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Mass. State Senator Brian Joyce Says He'll Cooperate With Ethics Probe

State Senator Brian Joyce, one of the most powerful lawmakers in Massachusetts, could be facing an ethics investigation.

Necn has learned that Sen. Joyce (D-Milton) sent a letter to Senate President Stan Rosenberg just a short while ago saying he's happy to cooperate with any state ethics commission investigation and he's willing to step down from his leadership position if he's asked.

"Shocked, angry and disgusted," Joyce told necn in 2008 when he was responding to allegations that his Senate colleague, Dianne Wilkerson, had accepted bribes.

"One way or another, she's gone, and she has brought shame and disgrace to the entire Massachusetts Senate," Joyce said in 2008.

Joyce's outrage made it clear he felt that senators should be held to the highest standard and avoid even the appearance of impropriety.

Now the tables have been turned, and it is Joyce whose ethics are being questioned.

The allegations are not bribery, but potential conflicts of interest and violations of campaign finance laws.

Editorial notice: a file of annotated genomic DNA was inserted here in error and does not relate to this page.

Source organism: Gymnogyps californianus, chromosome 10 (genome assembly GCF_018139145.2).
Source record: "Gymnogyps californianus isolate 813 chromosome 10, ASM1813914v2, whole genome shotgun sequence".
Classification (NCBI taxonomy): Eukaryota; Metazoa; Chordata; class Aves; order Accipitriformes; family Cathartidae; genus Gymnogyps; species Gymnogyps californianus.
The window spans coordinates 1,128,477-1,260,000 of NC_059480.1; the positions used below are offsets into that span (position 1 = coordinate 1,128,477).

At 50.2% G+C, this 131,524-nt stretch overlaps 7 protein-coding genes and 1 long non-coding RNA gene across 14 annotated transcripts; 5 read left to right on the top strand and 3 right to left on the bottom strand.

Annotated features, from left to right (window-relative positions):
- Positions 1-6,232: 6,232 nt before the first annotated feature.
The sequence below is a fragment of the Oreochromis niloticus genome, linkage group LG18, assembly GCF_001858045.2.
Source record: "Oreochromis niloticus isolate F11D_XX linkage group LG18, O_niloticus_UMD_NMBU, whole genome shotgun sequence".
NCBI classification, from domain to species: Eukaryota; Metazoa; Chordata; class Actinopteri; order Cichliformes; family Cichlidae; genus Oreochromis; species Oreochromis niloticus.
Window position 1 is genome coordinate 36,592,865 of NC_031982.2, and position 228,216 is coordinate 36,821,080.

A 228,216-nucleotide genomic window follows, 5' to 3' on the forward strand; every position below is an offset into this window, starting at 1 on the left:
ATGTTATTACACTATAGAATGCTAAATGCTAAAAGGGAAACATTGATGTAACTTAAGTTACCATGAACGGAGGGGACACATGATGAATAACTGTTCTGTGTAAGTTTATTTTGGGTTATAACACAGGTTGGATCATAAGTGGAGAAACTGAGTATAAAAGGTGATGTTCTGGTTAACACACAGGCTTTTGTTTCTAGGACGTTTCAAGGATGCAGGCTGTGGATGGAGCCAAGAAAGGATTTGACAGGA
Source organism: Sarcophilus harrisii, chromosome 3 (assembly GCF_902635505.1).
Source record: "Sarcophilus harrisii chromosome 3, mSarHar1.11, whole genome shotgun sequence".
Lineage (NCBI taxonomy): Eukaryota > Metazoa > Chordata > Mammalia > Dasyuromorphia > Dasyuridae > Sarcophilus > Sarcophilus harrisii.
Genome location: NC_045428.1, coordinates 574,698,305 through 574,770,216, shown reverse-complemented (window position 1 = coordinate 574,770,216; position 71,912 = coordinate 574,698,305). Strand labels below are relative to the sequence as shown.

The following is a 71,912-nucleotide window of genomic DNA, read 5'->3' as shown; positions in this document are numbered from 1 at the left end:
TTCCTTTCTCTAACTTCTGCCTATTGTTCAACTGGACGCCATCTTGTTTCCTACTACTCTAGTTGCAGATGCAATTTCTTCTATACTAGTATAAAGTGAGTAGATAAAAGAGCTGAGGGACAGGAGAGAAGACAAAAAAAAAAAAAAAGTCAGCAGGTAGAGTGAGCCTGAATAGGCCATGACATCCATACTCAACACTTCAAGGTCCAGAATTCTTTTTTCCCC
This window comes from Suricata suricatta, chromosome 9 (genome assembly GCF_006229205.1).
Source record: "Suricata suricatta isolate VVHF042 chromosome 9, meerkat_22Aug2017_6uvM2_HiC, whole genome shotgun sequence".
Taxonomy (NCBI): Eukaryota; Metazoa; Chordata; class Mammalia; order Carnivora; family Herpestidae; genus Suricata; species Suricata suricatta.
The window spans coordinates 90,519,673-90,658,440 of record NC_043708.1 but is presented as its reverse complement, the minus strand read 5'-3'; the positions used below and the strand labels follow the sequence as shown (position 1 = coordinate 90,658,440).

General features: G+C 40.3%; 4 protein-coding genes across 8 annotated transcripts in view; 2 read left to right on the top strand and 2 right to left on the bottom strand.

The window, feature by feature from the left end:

The Boston Globe reports that Joyce, for example, did not disclose that he represents Energy, a company that sells insurance to businesses in the energy sector, while also sponsoring a bill supported by Energy and serving on the committee that oversees the energy industry.

"And then having a graduation party for your son and then using campaign finance funds, that's another problem," Pam Wilmot of Common Cause Massachusetts said.

Wilmot calls the allegations quite serious, since ethics laws prevent elected officials from going to agencies on behalf of their paying clients and advocating for them.

"That's why we've called for an investigation. I believe the ethics commission will take a very close look at this," she said.

Voicing concerns, Senate Minority Leader Bruce Tarr (R-Gloucester) says the Senate has to determine if something has happened that violates the rules or the law - or both - which he says would involve either the Senate Ethics Committee or the state's Ethics Commission.

"Perhaps it would be the right thing for him to ask them also to be involved, so that it's clear he's not trying to hide anything or to avoid anything," Tarr said.

Late Friday afternoon, Senate President Rosenberg sent a letter to all members of the Senate saying that he has filed a formal request asking the state Ethics Commission to review the allegations against Joyce. He has also asked Joyce to voluntarily step down from his leadership positions until the matter is resolved. 

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